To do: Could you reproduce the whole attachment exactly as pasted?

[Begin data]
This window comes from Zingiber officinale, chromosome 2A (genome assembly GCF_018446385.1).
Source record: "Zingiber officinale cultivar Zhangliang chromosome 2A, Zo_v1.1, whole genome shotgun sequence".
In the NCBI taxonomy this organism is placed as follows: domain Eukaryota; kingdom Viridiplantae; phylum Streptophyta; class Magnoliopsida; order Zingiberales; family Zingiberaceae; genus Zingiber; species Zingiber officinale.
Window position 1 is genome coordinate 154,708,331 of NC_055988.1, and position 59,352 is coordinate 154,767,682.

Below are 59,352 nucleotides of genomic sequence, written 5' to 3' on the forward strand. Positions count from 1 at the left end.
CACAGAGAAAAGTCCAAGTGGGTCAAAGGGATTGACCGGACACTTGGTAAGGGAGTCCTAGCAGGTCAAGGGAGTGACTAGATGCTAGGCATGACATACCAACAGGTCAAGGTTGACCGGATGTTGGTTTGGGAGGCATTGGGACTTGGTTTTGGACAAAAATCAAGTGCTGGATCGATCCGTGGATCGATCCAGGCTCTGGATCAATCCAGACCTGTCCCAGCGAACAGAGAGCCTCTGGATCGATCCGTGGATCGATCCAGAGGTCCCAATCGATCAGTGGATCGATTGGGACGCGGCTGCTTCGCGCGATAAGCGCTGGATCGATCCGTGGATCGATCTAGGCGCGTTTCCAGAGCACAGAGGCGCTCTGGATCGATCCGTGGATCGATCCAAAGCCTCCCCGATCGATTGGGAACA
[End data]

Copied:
This window comes from Zingiber officinale, chromosome 2A (genome assembly GCF_018446385.1).
Source record: "Zingiber officinale cultivar Zhangliang chromosome 2A, Zo_v1.1, whole genome shotgun sequence".
In the NCBI taxonomy this organism is placed as follows: domain Eukaryota; kingdom Viridiplantae; phylum Streptophyta; class Magnoliopsida; order Zingiberales; family Zingiberaceae; genus Zingiber; species Zingiber officinale.
Window position 1 is genome coordinate 154,708,331 of NC_055988.1, and position 59,352 is coordinate 154,767,682.

Below are 59,352 nucleotides of genomic sequence, written 5' to 3' on the forward strand. Positions count from 1 at the left end.
CACAGAGAAAAGTCCAAGTGGGTCAAAGGGATTGACCGGACACTTGGTAAGGGAGTCCTAGCAGGTCAAGGGAGTGACTAGATGCTAGGCATGACATACCAACAGGTCAAGGTTGACCGGATGTTGGTTTGGGAGGCATTGGGACTTGGTTTTGGACAAAAATCAAGTGCTGGATCGATCCGTGGATCGATCCAGGCTCTGGATCAATCCAGACCTGTCCCAGCGAACAGAGAGCCTCTGGATCGATCCGTGGATCGATCCAGAGGTCCCAATCGATCAGTGGATCGATTGGGACGCGGCTGCTTCGCGCGATAAGCGCTGGATCGATCCGTGGATCGATCTAGGCGCGTTTCCAGAGCACAGAGGCGCTCTGGATCGATCCGTGGATCGATCCAAAGCCTCCCCGATCGATTGGGAACA